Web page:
The whole deal with Lance King and Nightmare Records started through promotion I was beginning to do myself for the album. A radio interviewer recommended me to Lance and it basically grew from there. Working with Nightmare has been a great experience so far. The album seems to be doing well and reaching a larger audience than that we would have otherwise reached too, so it's all looking positive!
Whenever I read anything about Aeon Zen, I always see the band referred to as Progressive Metal. Now you definitely have both progressive and metal elements in your sound. However the Aeon Zen experience is far from the standard image often conjured up by the term Prog-Metal. How do you feel about that tag?
I think there's quite a difference between prog music and progressive music. I look at being progressive as incorporating many different elements and pushing the boundaries of what you can do within the music, not just sounding like one particular style. There are lots of genres that you could classify individual songs of ours under, such as a technical death metal track going into a somewhat pop ballad style track, but it always fits within the context of the album. I think progressive metal is probably the most representative out of all the choices of terms to be put in a box with, but there is definitely a lot more to it than that!
And the ever impossible question... How would you describe the Aeon Zen sound?
I would describe it as the music I love to create. There's so many different styles that we encompass, I always think it would be doing myself a disservice to try and sum it up in a sound bite! If anyone wants to know how we sound, the best thing I can say is to give us a try and check out our music!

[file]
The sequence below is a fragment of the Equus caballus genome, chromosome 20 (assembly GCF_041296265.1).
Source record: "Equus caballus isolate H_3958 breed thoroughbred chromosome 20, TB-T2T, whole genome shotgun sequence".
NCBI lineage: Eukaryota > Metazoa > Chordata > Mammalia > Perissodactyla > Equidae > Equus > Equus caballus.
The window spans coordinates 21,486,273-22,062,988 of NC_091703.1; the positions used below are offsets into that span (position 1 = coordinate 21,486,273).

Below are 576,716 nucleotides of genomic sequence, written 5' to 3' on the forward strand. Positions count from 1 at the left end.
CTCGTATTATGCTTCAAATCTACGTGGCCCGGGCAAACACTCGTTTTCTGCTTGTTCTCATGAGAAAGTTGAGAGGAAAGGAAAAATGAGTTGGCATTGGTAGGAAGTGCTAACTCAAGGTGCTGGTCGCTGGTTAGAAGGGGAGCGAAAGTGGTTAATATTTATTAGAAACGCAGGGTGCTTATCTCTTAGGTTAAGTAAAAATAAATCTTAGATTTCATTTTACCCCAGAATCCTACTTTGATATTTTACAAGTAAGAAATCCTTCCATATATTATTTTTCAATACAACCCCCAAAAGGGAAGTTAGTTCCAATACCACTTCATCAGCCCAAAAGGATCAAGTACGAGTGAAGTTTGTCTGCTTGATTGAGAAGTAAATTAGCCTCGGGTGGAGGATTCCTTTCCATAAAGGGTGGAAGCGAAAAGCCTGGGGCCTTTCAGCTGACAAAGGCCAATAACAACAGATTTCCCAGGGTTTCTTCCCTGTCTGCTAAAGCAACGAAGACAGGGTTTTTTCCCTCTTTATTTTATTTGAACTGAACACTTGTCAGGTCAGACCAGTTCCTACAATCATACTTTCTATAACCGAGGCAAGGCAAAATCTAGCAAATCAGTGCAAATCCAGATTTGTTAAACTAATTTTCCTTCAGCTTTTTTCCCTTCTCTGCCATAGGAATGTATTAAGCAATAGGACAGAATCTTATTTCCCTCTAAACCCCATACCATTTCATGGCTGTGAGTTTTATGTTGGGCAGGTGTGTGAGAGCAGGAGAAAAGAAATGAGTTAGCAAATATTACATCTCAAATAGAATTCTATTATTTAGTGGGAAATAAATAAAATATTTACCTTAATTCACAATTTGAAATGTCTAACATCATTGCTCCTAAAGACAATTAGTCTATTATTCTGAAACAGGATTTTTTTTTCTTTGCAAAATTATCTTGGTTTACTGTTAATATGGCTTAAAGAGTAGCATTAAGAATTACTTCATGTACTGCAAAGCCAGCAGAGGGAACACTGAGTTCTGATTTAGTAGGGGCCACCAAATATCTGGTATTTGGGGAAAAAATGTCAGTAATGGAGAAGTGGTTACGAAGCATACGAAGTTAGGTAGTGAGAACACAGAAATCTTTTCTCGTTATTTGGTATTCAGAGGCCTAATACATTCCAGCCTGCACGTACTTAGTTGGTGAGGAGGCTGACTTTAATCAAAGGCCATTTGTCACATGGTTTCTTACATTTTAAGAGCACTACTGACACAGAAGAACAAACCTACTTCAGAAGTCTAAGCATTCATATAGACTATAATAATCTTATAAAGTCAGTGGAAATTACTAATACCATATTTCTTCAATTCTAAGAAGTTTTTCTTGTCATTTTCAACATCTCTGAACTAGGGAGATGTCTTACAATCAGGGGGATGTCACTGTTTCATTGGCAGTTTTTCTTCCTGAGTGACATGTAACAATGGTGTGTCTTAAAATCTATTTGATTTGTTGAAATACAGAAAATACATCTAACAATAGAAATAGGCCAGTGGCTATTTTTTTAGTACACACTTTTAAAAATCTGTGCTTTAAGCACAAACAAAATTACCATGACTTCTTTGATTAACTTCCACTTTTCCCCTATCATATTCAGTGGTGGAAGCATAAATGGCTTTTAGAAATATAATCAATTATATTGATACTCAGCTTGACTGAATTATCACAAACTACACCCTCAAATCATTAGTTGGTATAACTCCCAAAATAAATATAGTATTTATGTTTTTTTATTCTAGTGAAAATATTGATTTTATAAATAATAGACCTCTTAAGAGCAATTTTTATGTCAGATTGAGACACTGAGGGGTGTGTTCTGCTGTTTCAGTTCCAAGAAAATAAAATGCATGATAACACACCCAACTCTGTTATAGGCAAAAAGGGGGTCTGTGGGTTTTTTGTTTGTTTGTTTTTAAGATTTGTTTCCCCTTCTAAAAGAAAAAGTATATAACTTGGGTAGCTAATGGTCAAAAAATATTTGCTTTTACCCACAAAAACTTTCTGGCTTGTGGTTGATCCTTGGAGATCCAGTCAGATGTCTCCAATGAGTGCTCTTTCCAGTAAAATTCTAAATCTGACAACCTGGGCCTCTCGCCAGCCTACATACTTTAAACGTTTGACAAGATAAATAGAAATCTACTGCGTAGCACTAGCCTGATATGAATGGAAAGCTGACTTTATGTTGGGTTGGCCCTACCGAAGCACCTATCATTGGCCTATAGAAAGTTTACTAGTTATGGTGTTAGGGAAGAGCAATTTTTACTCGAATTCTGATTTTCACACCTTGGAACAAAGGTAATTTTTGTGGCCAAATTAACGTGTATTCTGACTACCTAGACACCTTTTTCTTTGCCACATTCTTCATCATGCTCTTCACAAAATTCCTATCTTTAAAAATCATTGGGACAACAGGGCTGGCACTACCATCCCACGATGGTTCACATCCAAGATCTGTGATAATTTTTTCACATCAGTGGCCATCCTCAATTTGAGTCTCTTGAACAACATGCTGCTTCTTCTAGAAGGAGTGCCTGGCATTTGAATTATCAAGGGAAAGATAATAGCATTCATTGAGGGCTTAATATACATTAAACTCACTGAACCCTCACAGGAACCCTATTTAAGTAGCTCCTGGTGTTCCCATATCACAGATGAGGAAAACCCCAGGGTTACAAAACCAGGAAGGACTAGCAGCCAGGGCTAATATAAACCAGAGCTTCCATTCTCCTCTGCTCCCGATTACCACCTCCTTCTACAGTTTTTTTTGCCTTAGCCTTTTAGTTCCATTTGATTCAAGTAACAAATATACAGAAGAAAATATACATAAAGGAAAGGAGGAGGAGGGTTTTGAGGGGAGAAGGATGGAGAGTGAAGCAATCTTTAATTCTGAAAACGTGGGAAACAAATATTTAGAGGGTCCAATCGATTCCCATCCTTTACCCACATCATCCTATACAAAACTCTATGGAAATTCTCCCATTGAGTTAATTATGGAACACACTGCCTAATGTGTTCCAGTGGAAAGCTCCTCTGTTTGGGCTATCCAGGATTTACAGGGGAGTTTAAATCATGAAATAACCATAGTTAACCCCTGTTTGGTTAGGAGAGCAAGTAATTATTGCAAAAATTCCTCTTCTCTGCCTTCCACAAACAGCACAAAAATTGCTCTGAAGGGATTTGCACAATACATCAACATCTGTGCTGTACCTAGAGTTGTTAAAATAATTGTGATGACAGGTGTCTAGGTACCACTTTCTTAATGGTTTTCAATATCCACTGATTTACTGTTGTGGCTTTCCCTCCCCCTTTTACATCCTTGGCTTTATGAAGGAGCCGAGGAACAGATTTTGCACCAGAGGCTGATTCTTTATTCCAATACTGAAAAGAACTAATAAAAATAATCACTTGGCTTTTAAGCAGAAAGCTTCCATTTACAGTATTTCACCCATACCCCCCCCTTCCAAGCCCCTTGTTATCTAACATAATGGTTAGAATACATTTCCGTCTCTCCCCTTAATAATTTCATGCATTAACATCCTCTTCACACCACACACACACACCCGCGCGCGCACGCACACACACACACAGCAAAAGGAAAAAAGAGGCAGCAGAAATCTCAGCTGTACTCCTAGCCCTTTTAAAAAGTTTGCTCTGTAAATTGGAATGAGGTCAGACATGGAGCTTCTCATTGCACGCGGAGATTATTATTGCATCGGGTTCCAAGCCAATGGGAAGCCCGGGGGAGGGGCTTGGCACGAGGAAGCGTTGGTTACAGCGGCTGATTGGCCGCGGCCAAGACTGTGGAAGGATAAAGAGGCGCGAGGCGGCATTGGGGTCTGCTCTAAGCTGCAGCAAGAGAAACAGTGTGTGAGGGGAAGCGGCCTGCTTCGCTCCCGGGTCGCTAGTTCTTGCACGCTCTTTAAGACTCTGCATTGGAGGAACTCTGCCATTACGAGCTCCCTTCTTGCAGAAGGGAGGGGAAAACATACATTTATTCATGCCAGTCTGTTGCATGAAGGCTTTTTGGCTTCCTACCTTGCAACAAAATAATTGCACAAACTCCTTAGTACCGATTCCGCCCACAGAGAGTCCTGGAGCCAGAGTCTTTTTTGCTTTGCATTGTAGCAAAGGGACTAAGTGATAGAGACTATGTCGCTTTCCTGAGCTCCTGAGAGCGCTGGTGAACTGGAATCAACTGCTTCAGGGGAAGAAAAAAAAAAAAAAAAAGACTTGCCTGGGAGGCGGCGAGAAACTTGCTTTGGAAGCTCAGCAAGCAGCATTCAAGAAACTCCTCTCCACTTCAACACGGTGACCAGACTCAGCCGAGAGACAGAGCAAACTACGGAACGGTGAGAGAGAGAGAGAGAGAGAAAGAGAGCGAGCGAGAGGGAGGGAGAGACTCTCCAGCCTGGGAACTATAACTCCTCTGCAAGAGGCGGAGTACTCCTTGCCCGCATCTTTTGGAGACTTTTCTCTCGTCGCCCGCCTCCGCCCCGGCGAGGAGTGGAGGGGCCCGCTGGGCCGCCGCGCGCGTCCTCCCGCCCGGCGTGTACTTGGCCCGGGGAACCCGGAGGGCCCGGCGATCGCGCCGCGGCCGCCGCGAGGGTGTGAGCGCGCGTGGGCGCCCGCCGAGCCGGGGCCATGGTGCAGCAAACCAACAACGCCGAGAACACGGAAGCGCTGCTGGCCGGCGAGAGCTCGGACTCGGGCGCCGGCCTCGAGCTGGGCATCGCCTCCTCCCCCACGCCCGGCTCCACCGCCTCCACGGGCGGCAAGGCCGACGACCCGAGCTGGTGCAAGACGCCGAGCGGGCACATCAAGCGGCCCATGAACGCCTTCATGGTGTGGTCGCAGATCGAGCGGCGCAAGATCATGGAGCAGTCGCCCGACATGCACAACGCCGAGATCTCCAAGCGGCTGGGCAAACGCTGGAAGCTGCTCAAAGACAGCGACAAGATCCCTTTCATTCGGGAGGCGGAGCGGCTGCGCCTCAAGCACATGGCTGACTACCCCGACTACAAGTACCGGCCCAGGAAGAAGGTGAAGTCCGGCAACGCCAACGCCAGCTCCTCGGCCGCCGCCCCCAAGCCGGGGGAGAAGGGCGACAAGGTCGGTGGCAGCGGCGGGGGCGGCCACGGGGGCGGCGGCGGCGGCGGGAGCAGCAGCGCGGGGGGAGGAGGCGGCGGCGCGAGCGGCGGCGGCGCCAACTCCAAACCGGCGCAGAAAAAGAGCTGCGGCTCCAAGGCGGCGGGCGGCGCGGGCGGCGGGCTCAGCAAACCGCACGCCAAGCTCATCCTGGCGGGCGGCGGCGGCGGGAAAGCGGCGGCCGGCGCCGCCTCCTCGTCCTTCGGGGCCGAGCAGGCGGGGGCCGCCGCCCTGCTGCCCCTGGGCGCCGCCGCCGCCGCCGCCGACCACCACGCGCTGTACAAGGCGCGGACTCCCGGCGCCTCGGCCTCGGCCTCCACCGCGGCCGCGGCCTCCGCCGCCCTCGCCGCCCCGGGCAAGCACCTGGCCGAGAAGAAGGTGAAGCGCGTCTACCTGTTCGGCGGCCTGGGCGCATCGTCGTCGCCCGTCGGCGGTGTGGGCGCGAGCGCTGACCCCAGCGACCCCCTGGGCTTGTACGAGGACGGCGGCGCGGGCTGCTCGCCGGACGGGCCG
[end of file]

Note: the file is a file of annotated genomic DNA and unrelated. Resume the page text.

I know you have a live show organised for March as part of the Enigma release party. How much other live/touring activity do you have organised to support the album release?
We mostly have gigs around the UK scheduled so far, including that show on March 9th at the Islington Academy in London, and the HRH Prog festival as well which should be a blast! We're currently working on some others but we'll have to see how it all pans out.
How much of a challenge is it to recreate all of the different aspects incorporated in the Aeon Zen sound when you play live?
There's definitely a lot that goes into our live show. First of all there's a lot of learning that goes into it, making sure that all the nuances of the album can be recreated while still maintaining a live atmosphere. I think seeing us live is like hearing the album and then some!
Will any of the guests who appear on Enigma be involved in any of your live shows?
It would be great if they could join us onstage, they are always more than welcome! We'll have to see what happens.
Thanks for answering all my questions Rich. Is there anything else you'd like to add?
Thanks to you and to everyone that has read this and for your interest in Aeon Zen. Please do check out our new album Enigma, it's out now, available from all the usual online retailers, and take a look at www.aeonzen.com and www.facebook.com/aeonzen for updates and more about the band!
(Click here to read our reviews of World in Front of Me)